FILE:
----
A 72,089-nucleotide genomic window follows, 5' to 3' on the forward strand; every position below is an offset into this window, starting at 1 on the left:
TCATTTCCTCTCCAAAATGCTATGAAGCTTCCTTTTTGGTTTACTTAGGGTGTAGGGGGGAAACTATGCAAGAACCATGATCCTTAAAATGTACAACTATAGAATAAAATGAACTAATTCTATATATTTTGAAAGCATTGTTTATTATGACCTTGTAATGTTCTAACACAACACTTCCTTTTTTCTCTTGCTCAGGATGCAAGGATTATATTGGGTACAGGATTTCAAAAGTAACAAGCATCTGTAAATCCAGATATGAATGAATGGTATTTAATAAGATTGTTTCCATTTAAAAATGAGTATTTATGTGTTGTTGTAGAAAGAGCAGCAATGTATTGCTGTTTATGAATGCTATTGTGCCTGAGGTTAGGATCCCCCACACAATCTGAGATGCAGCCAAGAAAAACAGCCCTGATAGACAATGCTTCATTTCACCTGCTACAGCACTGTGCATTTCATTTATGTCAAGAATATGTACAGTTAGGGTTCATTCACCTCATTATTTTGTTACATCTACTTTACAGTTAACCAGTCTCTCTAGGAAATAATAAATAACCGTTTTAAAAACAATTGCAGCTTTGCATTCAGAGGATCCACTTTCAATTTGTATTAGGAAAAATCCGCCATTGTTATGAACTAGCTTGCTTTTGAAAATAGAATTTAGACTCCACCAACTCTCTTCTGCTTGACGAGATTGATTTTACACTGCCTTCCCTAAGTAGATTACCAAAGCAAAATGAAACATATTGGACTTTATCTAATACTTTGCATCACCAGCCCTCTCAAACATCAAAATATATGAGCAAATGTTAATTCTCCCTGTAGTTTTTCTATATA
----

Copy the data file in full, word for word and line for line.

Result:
A 72,089-nucleotide genomic window follows, 5' to 3' on the forward strand; every position below is an offset into this window, starting at 1 on the left:
TCATTTCCTCTCCAAAATGCTATGAAGCTTCCTTTTTGGTTTACTTAGGGTGTAGGGGGGAAACTATGCAAGAACCATGATCCTTAAAATGTACAACTATAGAATAAAATGAACTAATTCTATATATTTTGAAAGCATTGTTTATTATGACCTTGTAATGTTCTAACACAACACTTCCTTTTTTCTCTTGCTCAGGATGCAAGGATTATATTGGGTACAGGATTTCAAAAGTAACAAGCATCTGTAAATCCAGATATGAATGAATGGTATTTAATAAGATTGTTTCCATTTAAAAATGAGTATTTATGTGTTGTTGTAGAAAGAGCAGCAATGTATTGCTGTTTATGAATGCTATTGTGCCTGAGGTTAGGATCCCCCACACAATCTGAGATGCAGCCAAGAAAAACAGCCCTGATAGACAATGCTTCATTTCACCTGCTACAGCACTGTGCATTTCATTTATGTCAAGAATATGTACAGTTAGGGTTCATTCACCTCATTATTTTGTTACATCTACTTTACAGTTAACCAGTCTCTCTAGGAAATAATAAATAACCGTTTTAAAAACAATTGCAGCTTTGCATTCAGAGGATCCACTTTCAATTTGTATTAGGAAAAATCCGCCATTGTTATGAACTAGCTTGCTTTTGAAAATAGAATTTAGACTCCACCAACTCTCTTCTGCTTGACGAGATTGATTTTACACTGCCTTCCCTAAGTAGATTACCAAAGCAAAATGAAACATATTGGACTTTATCTAATACTTTGCATCACCAGCCCTCTCAAACATCAAAATATATGAGCAAATGTTAATTCTCCCTGTAGTTTTTCTATATA